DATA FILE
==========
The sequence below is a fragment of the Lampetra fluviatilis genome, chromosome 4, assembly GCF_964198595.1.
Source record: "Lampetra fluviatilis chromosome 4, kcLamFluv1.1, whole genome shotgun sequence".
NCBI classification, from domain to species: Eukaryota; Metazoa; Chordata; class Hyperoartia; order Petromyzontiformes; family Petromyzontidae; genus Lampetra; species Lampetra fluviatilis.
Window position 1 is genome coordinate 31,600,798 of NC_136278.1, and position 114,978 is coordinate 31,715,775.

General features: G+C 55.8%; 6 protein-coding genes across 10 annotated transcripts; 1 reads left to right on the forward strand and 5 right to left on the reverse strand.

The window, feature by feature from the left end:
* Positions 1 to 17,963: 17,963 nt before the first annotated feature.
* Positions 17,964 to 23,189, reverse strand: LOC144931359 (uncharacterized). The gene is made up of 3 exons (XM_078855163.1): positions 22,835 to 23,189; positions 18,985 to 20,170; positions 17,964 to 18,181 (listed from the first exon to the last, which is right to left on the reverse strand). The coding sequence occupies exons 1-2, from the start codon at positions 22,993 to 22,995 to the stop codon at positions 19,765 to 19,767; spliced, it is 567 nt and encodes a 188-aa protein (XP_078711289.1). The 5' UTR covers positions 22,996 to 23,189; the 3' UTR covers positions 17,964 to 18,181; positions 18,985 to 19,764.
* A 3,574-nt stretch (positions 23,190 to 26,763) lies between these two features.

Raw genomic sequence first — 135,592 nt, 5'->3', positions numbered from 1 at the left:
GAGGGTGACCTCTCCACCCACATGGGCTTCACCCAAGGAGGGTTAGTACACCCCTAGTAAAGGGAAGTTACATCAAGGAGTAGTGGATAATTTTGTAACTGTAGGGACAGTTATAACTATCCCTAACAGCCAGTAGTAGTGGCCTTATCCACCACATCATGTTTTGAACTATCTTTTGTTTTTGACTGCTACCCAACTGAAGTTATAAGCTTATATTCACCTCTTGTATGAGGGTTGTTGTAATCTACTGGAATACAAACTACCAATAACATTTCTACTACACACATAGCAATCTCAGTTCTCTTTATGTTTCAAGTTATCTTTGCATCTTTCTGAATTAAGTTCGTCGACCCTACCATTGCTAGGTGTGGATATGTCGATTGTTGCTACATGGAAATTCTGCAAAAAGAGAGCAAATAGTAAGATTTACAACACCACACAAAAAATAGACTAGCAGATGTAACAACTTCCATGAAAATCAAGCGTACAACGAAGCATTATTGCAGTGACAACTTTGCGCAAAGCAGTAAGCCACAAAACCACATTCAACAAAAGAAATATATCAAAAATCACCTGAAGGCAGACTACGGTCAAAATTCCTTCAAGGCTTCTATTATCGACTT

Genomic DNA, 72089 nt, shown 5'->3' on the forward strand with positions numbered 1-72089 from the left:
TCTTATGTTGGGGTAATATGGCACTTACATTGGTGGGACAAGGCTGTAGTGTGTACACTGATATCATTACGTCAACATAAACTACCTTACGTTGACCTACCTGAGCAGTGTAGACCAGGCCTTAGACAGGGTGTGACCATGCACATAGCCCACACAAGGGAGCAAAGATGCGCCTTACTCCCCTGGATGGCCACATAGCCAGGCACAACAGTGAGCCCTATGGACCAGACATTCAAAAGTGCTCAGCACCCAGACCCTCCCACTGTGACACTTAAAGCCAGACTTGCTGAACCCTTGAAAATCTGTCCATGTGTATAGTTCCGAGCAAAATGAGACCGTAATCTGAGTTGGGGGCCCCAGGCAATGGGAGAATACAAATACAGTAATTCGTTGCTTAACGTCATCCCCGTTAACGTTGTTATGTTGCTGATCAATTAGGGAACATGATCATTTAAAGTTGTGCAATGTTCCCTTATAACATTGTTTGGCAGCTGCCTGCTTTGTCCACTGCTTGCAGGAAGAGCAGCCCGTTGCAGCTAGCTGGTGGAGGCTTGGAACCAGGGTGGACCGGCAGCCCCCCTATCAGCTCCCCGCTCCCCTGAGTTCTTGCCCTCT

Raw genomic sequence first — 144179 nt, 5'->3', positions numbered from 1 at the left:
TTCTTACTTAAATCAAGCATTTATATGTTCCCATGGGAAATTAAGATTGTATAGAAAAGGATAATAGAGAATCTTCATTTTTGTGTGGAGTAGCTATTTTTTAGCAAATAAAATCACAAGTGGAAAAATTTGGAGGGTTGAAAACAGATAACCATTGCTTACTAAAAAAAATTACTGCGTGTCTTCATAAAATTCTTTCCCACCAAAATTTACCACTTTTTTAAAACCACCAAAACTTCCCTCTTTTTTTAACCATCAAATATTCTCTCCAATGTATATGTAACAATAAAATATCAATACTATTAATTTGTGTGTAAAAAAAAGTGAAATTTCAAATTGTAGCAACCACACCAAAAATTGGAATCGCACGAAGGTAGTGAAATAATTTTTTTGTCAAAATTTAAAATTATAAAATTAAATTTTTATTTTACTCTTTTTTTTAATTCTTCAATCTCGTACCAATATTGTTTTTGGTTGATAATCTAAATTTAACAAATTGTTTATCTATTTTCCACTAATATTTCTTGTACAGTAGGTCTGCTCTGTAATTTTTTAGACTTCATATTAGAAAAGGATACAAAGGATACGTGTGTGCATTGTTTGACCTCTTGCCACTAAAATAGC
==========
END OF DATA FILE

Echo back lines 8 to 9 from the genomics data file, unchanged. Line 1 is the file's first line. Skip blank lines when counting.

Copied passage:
* Positions 17,964 to 23,189, reverse strand: LOC144931359 (uncharacterized). The gene is made up of 3 exons (XM_078855163.1): positions 22,835 to 23,189; positions 18,985 to 20,170; positions 17,964 to 18,181 (listed from the first exon to the last, which is right to left on the reverse strand). The coding sequence occupies exons 1-2, from the start codon at positions 22,993 to 22,995 to the stop codon at positions 19,765 to 19,767; spliced, it is 567 nt and encodes a 188-aa protein (XP_078711289.1). The 5' UTR covers positions 22,996 to 23,189; the 3' UTR covers positions 17,964 to 18,181; positions 18,985 to 19,764.
* A 3,574-nt stretch (positions 23,190 to 26,763) lies between these two features.